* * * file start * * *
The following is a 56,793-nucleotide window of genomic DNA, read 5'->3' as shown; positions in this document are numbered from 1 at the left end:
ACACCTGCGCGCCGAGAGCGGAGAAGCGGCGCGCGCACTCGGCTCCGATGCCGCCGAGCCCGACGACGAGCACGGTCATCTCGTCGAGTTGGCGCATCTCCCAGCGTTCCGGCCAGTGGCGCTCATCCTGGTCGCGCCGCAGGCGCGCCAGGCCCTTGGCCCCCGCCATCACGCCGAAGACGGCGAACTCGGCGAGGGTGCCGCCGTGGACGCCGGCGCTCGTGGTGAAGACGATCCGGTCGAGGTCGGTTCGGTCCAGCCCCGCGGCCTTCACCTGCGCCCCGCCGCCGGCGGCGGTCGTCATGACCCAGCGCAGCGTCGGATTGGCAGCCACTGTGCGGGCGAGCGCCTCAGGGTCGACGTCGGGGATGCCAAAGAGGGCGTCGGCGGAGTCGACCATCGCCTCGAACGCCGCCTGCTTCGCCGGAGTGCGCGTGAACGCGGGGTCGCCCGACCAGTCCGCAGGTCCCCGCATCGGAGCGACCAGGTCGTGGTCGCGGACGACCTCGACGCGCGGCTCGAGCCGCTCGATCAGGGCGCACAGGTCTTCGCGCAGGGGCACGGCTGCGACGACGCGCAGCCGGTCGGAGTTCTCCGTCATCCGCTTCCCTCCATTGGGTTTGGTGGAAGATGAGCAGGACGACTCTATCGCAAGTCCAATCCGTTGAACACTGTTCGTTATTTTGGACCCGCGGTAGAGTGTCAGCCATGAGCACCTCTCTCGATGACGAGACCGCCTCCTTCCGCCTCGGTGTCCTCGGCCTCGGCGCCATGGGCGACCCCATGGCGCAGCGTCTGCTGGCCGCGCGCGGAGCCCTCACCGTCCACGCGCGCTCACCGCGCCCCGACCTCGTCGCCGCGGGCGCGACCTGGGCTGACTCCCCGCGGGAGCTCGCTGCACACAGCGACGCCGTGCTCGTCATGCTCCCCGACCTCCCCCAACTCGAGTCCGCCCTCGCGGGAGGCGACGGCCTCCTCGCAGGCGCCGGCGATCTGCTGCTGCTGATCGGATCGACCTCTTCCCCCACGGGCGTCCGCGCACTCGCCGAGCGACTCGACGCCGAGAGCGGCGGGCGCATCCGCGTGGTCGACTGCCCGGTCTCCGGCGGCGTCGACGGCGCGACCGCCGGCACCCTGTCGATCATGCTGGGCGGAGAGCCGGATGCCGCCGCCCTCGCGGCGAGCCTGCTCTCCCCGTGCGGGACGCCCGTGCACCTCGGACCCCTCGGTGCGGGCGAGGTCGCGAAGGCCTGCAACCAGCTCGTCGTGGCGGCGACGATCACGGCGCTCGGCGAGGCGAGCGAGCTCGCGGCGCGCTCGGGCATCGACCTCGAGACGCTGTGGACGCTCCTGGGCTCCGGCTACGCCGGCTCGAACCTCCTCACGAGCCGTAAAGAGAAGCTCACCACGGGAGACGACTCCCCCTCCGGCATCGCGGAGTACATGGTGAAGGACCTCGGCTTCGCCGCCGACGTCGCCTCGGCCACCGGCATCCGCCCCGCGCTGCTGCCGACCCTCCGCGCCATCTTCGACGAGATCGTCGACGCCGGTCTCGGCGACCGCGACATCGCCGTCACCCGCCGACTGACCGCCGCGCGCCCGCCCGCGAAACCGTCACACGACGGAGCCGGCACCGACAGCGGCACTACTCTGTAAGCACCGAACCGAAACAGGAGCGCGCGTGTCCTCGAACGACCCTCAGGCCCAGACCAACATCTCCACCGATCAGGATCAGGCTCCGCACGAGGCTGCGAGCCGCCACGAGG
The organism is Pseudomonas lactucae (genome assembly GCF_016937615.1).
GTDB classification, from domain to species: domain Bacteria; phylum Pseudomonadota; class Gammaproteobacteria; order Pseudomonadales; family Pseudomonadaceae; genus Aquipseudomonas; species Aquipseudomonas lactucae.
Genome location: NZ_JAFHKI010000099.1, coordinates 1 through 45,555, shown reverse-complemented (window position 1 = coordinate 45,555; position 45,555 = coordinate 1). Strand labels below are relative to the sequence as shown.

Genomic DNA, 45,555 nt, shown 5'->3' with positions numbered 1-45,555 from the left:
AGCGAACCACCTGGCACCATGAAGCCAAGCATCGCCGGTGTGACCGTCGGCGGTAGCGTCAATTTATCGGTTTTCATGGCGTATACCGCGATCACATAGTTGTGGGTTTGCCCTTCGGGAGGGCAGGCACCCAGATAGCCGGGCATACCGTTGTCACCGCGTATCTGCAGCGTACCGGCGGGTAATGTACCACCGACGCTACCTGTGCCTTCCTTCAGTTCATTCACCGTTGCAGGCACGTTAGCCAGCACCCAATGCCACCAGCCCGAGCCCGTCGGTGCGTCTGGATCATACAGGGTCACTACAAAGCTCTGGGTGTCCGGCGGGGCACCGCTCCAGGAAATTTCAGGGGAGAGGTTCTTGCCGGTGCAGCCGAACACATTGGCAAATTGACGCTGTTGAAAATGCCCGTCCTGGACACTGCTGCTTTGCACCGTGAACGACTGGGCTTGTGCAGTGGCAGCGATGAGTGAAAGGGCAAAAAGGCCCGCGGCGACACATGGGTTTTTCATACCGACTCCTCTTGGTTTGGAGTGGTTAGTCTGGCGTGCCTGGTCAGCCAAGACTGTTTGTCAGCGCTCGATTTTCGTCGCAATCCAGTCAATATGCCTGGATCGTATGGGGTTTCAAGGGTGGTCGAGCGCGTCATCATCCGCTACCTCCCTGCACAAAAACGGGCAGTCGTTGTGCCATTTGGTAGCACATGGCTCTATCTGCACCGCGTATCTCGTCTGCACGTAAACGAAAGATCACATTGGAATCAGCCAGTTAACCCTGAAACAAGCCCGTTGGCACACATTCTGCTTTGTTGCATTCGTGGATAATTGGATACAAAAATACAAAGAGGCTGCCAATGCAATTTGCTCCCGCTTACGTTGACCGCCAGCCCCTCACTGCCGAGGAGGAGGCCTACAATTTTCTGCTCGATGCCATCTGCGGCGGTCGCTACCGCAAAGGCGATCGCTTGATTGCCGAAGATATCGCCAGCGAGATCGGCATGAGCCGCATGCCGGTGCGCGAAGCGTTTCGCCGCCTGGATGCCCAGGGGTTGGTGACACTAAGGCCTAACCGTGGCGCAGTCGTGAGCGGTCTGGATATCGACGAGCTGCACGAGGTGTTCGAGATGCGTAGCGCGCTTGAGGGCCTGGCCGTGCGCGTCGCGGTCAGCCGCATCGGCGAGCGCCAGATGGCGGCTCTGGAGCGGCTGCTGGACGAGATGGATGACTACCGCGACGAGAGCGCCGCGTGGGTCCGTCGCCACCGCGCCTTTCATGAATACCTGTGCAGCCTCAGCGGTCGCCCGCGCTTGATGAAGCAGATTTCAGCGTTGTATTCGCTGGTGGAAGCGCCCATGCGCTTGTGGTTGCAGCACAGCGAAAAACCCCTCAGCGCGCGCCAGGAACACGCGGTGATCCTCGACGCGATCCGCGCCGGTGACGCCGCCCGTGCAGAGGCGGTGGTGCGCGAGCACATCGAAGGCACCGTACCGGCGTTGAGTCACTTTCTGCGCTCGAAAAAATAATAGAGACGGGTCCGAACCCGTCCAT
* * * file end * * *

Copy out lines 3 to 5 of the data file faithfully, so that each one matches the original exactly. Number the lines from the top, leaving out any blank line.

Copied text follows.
The organism is Pseudomonas lactucae (genome assembly GCF_016937615.1).
GTDB classification, from domain to species: domain Bacteria; phylum Pseudomonadota; class Gammaproteobacteria; order Pseudomonadales; family Pseudomonadaceae; genus Aquipseudomonas; species Aquipseudomonas lactucae.
Genome location: NZ_JAFHKI010000099.1, coordinates 1 through 45,555, shown reverse-complemented (window position 1 = coordinate 45,555; position 45,555 = coordinate 1). Strand labels below are relative to the sequence as shown.